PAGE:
It is popularly believed, that when Tipu Sultan’s elephant was afflicted with an eye ailment, no hakim, or doctor, was able to cure it. On someone’s suggestion, Tipu Sultan prayed to Sri Nanjundeshwara and the elephant’s eye was cured. Tipu Sultan was so impressed by this that he called the God Hakim Nanjunda and gifted an emerald-green linga to the temple.
Parashurama, also known as Rama Bhargava, Veerarama, or Rama Jamadagnya, is believed to be an incarnation of Lord Vishnu. He is believed to be an immortal, who will appear at the end of Kali Yuga as the guru of Vishnu’s tenth incarnation, Kalki. Parashurama is also the guru of Karna, Bhishma, and Dronacharya.
The town of Nanjangud is witness to the confluence of rivers Kabina and Kaundinya. This Sangam is referred to as Parashurama Kshetra. It is believed that this place derives its name from Parashurama, who cleaned himself in the river after he beheaded his mother Renuka. Sage Parashurama beheaded his mother as per the orders of his father Sage Jamadagni. In order to undo his sins from Mathru Hathya, he followed the advice of sage Narada and reached Nanjangud. Here the sage prayed to Sri Nanjundeshwara. Parashurama was visited by Lord Shiva, who advised him to build a mantap and pray to the Shivling. While he was carrying out his task, Parashurama’s axe hit the linga and it started bleeding. This made the sage guilty as he felt he had committed another unforgivable sin. When he thought of atoning for his sins by killing himself, Lord Shiva appeared again and asked him to apply wet mud to the Shivling as it has healing powers. After this the sage was asked to build the mantapa and continue his penance. Parashurama prayed and performed penance here to atone for his sins. It is in this place that the sage found peace of mind. It is therefore believed that a pilgrimage to Nanjundeshwara temple is incomplete without a visit to the Parashurama Kshetra.
The Chamundeshwari temple is located on the Chamundi hills. One of the most prominent temples of the region, the Chamundeshwari temple is located around 13 kms from Mysuru. This temple is dedicated to Goddess Chamundeshwari, the deity of the Mysuru royal family. Chamundeshwari, or Chamundi, is a fierce form of Shakti, the slayer of demons like Chanda, Munda, and Mahishasura.
The Chamundi hills can be seen from all corners of Mysuru and stand tall at a height of 3,489 feet. Mention of these hills has been found in ancient scriptures such as the Skanda Purana. These texts mention a place named Trimuta Kshetra, a place surrounded by eight hills, one of which is the Chamundi hills. The hill was known by the name Mahabaladri, after the Mahabaleshwara temple dedicated to Lord Shiva. It later came to be known as Chamundi hills, after Goddess Chamundi. This is also the oldest temple on the hills. The hills offer you a bird’s eye view of Mysuru, as well as a glimpse of Mysore Palace, Lalitha Mahal Palace, and the Dasara exhibition grounds.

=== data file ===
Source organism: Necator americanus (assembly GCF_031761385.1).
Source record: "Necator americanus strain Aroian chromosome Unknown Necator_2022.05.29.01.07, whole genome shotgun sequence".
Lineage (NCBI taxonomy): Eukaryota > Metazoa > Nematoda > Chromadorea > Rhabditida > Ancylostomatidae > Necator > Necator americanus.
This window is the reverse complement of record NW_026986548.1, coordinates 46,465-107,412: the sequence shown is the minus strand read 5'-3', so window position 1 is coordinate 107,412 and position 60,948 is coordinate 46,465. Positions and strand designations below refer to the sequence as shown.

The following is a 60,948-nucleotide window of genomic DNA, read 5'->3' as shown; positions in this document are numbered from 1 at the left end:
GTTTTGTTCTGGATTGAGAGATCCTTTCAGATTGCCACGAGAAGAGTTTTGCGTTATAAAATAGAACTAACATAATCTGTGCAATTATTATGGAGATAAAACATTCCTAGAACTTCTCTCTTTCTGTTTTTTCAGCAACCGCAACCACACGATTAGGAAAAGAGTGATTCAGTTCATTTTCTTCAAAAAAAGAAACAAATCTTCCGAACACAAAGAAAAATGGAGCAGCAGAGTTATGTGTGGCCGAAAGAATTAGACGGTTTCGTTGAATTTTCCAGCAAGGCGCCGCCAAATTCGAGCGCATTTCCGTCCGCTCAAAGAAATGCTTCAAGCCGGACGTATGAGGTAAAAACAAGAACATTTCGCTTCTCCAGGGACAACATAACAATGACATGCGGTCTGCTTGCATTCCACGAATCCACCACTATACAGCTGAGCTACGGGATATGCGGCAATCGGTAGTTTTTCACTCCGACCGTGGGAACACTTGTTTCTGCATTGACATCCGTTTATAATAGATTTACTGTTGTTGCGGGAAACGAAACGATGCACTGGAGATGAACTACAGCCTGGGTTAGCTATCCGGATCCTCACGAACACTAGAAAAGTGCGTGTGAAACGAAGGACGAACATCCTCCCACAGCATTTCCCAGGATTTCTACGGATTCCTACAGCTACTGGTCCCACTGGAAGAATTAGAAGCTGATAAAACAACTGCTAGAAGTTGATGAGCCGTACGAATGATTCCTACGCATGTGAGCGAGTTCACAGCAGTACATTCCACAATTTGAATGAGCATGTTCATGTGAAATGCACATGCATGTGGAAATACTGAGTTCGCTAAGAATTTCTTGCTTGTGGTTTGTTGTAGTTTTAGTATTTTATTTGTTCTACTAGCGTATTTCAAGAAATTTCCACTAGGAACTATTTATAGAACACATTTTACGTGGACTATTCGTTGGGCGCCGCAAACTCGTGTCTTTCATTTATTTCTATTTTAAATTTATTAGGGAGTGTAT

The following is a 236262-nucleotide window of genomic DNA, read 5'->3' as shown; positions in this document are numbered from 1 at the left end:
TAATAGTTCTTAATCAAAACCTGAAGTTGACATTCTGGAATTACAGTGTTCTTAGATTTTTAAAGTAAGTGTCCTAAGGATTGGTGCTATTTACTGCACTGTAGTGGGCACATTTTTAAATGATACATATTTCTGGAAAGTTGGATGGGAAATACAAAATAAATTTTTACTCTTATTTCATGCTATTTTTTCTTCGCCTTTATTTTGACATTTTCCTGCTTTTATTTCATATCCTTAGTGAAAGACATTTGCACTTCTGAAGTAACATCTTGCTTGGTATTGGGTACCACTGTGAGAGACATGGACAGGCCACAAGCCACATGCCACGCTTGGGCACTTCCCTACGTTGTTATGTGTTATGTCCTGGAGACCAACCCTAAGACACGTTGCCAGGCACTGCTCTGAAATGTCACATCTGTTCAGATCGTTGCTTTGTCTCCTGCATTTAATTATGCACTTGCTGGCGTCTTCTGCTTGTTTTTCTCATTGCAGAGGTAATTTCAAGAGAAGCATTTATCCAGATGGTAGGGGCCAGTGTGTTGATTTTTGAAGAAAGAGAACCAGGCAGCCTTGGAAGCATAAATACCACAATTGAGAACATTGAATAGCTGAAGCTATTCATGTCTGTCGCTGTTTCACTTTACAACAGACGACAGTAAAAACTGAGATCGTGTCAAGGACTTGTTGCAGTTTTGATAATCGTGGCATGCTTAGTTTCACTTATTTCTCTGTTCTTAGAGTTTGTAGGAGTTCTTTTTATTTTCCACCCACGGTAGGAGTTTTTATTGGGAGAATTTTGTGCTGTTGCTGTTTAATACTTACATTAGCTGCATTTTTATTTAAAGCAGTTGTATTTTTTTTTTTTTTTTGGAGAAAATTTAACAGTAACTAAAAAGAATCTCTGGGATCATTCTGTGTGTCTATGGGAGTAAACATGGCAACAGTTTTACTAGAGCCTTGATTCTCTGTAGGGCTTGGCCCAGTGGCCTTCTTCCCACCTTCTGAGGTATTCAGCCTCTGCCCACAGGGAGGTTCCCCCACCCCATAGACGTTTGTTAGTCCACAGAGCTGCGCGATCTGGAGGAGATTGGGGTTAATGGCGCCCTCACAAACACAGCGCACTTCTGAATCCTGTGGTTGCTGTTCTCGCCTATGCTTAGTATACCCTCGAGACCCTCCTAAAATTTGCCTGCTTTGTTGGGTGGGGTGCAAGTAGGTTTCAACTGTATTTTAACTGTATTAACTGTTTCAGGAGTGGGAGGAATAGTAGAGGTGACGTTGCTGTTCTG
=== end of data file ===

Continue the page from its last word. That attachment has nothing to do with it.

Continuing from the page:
The Chamundeshwari temple is around 1000 steps from the hill, and showcases the Goddess seated on a lion. The Goddess is seen killing a demon with a trishul, or trident.
The temple is built in the Dravidian architectural style and has a quadrangular structure. This temple is said to be more than 1000 years old. While the original shrine is said to have been built by the rulers of the Hoysala Empire, the tower of this temple was probably built by the kings of the Vijayanagara Empire in the 17th century. The 1000-stepped staircase that leads up to the temple at a height of around 3000 feet was built in 1659 by Dodda Devaraja Wodeyar. The massive sculpture of Nandi, Lord Shiva’s bull, was also built during his reign. With a height of 16 feet and length of 25 feet, this sculpture is believed to be one of the largest statues of Nandi in India. Captivating pendant bells can be found around the neck of this massive sculpture.
This significant landmark is surrounded by natural beauty. It has a seven-tier tower known as a gopuram with an imposing entrance called the dwara, both of which can be spotted from miles away. The grand silver gates to this temple present a glimpse of the past. The temple also has a Sanctum Sanctorum, Prakara, Navaranga Hall, and the Antharala Mantapa. A small tower known as a vimana sits atop the Sanctum Sanctorum.
In the year 1827, Krishnaraja Wodeyar lll renovated the shrine. It was during his reign that the imposing gopura, or tower at the entrance was built. Krishnaraja Wodeyar was an ardent devotee and presented a lion-shaped vehicle, or the Simha-Vahana, to the temple. This car, along with other vehicles, is still used for temple or religious processions. The front of the sanctum santorum also houses a majestic 6-feet statue of Maharaja Krishnaraja Wodeyar lll along with his wives, Ramavilasa, Krishnavilasa, and Lakshmivilasa.